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[RC] What the Abstracts Say...and Don't Say (was: Beet Pulp) Part 1 - katswig@xxxxxxxxxxxxx

For the sake of brevity, I have removed the title, author and assorted
other reference information provided by Tom Ivers and am including only the
abstracts about beet pulp studies for a discussion of interpreting what
they say, and more importantly highlighting what they DON'T say. (Although
the information may be contained in the full papers. I don't know because I
haven't read them; after all, Tom told me that all an intelligent person
needs to do is read the first and last lines of the abstract to understand
any scientific paper, so yes, part of my point here is to demonstrate just
how absurd that notion is).

The first abstract:

In a cross-over study with six mature horses, the effect
of iso-energetic replacement of dietary glucose by beet
pulp on macronutrient digestibility, nitrogen metabolism
and mineral absorption was studied. The test ration contained
25% beet pulp in the total dietary dry matter. Beet pulp feeding
significantly lowered crude fat and non-structural carbohydrate
digestibility, but had no significant effect on digestibility of
other macronutrients, faecal and urinary nitrogen excretion and
the faecal to urinary nitrogen excretion quotient. However, on
the beet pulp diet, plasma ammonia and creatinin concentrations
were significantly lower than on the glucose diet. No diet effect
on magnesium absorption was observed. It is suggested that dietary
beet pulp stimulates the conversion of ammonia into urea.

What is says they did:

Using six adult horses they changed their diets to replace 25% of the dry
matter with an amout of beet pulp so that the amount of simple sugar
(dietary glucose) in the ration would be the same.

What it doesn't say:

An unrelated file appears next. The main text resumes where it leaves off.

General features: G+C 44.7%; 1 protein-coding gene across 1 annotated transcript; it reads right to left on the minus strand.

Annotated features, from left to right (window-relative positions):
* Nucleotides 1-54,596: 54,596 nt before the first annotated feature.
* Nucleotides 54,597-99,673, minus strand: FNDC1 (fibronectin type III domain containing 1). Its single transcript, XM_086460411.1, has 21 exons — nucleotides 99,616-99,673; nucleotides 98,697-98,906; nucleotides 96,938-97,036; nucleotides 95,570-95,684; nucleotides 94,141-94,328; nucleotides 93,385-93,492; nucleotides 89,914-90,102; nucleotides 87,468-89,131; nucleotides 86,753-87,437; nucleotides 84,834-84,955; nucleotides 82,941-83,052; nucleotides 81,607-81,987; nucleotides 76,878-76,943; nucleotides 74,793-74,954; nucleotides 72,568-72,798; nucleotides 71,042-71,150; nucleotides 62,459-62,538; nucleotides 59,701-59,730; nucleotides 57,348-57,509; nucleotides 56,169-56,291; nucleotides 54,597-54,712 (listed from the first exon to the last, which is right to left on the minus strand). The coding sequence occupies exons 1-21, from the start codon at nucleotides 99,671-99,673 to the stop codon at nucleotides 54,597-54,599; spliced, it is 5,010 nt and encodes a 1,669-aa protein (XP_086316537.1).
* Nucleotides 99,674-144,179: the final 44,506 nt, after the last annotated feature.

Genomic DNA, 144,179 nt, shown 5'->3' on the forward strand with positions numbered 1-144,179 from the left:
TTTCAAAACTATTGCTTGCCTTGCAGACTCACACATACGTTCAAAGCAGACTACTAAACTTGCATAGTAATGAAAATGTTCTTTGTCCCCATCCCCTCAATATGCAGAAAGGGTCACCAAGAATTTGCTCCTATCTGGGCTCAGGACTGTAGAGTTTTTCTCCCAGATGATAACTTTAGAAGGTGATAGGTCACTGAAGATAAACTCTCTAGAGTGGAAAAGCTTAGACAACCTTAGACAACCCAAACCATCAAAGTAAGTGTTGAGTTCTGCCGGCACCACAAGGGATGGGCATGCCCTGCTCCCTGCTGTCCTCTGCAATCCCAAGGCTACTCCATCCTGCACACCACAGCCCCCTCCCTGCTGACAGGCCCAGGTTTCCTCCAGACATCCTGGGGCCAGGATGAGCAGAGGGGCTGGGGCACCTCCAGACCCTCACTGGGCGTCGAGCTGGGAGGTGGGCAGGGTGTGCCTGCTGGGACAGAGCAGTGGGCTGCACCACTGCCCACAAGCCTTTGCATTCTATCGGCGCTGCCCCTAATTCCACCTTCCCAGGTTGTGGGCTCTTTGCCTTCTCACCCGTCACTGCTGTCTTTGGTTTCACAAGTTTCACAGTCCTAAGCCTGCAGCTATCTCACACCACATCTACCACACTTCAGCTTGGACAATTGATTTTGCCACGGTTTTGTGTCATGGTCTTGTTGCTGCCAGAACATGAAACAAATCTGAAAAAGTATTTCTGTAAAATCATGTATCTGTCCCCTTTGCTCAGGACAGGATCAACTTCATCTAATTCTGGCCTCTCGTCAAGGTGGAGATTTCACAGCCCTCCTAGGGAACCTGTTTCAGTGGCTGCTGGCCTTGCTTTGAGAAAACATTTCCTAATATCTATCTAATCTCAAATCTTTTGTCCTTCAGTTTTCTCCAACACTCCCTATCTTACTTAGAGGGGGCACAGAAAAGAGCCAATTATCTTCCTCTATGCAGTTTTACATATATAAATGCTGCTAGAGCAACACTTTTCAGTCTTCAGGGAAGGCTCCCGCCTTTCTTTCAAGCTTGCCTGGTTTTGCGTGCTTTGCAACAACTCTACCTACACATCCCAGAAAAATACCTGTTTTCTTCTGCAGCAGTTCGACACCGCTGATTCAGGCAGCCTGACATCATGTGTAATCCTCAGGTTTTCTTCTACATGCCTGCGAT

It doesn't say what was taken OUT of the diet to make room for the beet
pulp. It doesn't say how this feed change was effected, nor does it say
what the rest of the diet was.  As a consequence any measured effects could
have been a result of, among other things, a) ANY feed change or b) what
was taken out rather than what was added.

It doesn't say what other nutrients in the diet were affected by the change
to beet pulp.

It also doesn't say what, if any, exercise these horses were doing. 
Consequently, one should be careful in extrapolating any findings to horses
that have a different work program, since work definitely has an effect on
how feed is digested and metabolized.

What is says they observed:

The change in diet had a measurable effect on how much fat and
non-structural carbohydrates (in which sugar and startch are included) was

The change in diet had no measurable effect on other macronutrients (like,
maybe, protein), no measurable effect on nitrogen, and no measurable effect
on magnesium (take note of this, it is relevant).

The change in diet appeared to have some effect on how protein (since
amonia and creatinin are aspects of protein metabolism) is metabolized
(although not whether it is digested, since digestion is but a small part
of metabolization) and/or made available.  It also speculates (that is what
"it is suggested..." translates to) that this effect has something to do
with how amonia is metabolized as a waste product.

What it doesn't say:
It doesn't say anything about any other minerals.


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